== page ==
Hiking in the Mud: Great Spring Hiking

Ahhh spring. You've got to love spring hiking. As the snow disappears and the daytime temperatures finally reach levels comfortable enough to show a little skin, we all catch the urge to head out to the trails. If you're hitting the hiking trails this spring, keep these three things in mind.

Mud is your friend: The biggest thing people complain about with spring hiking is hiking in the mud. It's dirty. It's messy. It sticks to your boots. So what? Isn't getting dirty part of the fun of experiencing the outdoors?

Remember, it's best to walk right through the middle of a muddy trail. Don't walk around mud holes. If everyone walks farther and farther around a muddy spot the trail gets wider (and so does the mud). Follow the Leave No Trace principles and get a little dirty.

You may not want to break in brand new shoes or boots on muddy trails. If you want to keep your brand new boots looking pretty, leave them at home until things dry up a bit. Or better yet, just get them dirty. That's why you bought them, right?

Layers are still important: Spring weather can change quickly. A cool breeze can ruin what looks like a beautiful spring day. It can still be very chilly in the morning and cool at night. Be prepared for changing temperatures, wind and precipitation with proper layering. Oh, and bring sunscreen. (You haven't already forgotten about that nasty sunburn you got last spring have you?)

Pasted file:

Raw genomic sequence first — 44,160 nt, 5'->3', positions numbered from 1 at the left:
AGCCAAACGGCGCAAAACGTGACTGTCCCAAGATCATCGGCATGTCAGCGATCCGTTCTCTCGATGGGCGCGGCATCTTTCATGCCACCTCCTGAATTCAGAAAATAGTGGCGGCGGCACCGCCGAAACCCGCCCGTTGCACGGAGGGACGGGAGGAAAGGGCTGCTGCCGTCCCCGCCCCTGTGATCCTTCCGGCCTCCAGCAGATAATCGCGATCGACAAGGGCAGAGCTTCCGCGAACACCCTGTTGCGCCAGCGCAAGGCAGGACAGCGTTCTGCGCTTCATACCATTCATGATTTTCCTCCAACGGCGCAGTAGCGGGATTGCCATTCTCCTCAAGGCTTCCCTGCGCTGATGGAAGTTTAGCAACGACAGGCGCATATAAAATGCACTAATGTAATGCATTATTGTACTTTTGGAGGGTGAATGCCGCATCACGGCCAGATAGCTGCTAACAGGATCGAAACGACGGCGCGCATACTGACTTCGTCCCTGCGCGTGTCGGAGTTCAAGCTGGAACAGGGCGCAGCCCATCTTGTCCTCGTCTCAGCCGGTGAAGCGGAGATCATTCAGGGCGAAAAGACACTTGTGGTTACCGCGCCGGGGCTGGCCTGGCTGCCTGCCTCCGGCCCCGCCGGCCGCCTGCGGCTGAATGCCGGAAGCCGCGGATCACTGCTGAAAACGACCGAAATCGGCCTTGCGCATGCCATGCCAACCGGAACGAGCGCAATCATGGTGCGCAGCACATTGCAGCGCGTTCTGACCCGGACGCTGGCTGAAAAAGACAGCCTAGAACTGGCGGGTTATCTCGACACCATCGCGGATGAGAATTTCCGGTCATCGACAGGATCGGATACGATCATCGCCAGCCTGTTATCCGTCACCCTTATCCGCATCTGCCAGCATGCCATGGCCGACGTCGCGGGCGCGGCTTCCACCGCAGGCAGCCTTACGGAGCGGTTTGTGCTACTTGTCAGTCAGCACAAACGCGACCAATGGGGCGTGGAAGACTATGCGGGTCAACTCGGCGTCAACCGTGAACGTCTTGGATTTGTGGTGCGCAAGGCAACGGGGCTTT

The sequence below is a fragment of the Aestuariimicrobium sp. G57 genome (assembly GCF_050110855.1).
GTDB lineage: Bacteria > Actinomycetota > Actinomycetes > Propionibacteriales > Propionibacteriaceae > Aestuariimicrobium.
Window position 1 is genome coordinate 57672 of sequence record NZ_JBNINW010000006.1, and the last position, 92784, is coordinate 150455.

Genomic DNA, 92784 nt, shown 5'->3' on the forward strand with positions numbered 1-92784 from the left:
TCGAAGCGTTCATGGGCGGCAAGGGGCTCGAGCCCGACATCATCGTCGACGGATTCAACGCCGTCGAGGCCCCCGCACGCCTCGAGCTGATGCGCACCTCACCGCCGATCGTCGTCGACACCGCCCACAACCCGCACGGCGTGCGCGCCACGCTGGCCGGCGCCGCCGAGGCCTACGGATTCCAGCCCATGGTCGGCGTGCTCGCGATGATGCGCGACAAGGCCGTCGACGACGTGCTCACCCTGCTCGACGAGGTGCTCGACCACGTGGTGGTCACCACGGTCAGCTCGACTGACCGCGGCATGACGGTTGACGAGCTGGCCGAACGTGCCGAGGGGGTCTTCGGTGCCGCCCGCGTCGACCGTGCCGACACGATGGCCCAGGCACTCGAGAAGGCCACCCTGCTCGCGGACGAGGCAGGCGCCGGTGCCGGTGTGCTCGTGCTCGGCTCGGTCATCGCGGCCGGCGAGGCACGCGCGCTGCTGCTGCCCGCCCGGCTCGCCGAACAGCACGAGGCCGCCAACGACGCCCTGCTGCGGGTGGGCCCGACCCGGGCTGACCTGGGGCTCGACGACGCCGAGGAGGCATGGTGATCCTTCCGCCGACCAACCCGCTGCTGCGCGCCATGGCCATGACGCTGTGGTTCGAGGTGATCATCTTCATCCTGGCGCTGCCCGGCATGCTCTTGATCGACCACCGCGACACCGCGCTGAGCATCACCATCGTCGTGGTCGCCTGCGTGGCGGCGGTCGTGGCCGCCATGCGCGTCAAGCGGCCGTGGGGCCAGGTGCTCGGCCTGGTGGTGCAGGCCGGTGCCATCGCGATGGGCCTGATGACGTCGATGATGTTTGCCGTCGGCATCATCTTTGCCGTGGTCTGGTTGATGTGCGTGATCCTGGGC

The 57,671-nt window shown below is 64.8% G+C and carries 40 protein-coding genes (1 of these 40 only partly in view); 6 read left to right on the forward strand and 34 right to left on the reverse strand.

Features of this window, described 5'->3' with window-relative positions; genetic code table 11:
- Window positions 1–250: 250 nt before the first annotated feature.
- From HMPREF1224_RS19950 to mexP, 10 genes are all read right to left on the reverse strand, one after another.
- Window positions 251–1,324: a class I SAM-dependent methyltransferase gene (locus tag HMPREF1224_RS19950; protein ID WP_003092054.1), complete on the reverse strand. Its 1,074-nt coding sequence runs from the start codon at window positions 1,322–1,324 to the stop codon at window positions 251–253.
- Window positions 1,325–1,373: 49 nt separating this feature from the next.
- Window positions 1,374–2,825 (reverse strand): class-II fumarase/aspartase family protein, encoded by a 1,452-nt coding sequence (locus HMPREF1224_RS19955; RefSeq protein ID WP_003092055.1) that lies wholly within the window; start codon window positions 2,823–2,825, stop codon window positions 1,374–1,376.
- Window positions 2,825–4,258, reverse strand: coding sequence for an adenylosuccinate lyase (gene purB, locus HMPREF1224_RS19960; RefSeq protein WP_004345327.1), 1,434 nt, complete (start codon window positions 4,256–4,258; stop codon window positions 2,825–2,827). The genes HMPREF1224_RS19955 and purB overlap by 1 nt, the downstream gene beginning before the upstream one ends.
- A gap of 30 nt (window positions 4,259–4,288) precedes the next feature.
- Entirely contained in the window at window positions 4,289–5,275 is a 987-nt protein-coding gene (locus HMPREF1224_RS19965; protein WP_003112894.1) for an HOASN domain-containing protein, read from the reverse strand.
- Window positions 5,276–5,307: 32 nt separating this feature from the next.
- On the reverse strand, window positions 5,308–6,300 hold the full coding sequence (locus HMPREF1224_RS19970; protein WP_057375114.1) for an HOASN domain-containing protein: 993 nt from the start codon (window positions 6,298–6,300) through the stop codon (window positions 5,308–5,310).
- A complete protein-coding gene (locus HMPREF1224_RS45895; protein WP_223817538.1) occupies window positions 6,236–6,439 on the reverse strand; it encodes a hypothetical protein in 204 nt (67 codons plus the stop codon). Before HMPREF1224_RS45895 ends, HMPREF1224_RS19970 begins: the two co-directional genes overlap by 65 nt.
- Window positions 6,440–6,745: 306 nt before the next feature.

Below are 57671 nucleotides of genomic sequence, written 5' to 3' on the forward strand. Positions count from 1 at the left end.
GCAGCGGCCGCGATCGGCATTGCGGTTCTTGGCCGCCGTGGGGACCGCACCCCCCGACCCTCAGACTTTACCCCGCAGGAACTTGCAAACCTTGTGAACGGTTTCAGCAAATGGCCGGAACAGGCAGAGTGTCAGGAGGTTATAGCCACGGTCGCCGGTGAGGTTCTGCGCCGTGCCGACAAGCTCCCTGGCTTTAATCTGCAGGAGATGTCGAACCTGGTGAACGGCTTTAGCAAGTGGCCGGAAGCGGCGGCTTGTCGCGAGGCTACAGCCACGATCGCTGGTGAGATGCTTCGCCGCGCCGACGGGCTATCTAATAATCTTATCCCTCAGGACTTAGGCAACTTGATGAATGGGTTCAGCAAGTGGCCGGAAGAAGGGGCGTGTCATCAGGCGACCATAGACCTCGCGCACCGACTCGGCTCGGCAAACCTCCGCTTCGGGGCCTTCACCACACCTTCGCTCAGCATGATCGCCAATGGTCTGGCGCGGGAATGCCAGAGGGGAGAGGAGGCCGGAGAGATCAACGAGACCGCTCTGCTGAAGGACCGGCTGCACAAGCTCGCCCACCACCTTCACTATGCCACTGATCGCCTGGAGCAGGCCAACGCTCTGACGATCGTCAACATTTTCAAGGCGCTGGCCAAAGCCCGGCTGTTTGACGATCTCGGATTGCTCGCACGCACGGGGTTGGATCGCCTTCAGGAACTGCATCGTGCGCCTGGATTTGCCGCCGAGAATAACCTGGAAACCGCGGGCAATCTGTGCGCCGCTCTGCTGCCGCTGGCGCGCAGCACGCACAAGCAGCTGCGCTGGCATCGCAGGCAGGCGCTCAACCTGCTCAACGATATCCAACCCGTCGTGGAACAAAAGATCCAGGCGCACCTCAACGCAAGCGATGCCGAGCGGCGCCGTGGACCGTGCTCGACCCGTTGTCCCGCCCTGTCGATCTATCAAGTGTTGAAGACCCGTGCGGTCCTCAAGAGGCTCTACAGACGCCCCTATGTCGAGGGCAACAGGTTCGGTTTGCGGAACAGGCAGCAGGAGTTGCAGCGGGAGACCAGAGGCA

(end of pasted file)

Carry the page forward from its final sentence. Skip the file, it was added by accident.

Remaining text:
A tiny bit of trail maintenance can really help. Sometimes a very slight effort to divert running water off the trail can make a big difference. I know you aren't a professional trail builder and many things should be left to the experts, but you might be able to prevent a lot of trail damage. Last spring I was hiking a local trail, as I climbed a very messy and quickly eroding steep section of trail I reached the top to realize all that water was running down the trail because the slight ditch put in by the trail builders was clogged. I saw the problem, kicked one rock out of the way and the water began traveling off the trail instead of washing out the entire trail.

On my return an hour or two later that whole area was drying out and the running water was staying off the trail. Again, if you don't know what you are doing, don't screw up a well designed trail but if you see a simple fix, kick over a rock and improve the trail for everyone.

spring hiking in the mud

Keep these three spring hiking tips in mind as you hit the trails this season. Whatever it takes, get out there and enjoy it.
Andy Hawbaker
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Andy Hawbaker
Andy is a hiker, backpacker, snowboarder and outdoor fanatic. When he isn't exploring the Rocky Mountains, burning marshmallows or scratching his dog behind the ear, he shares his experiences here on the Sierra Trading Post Blog.
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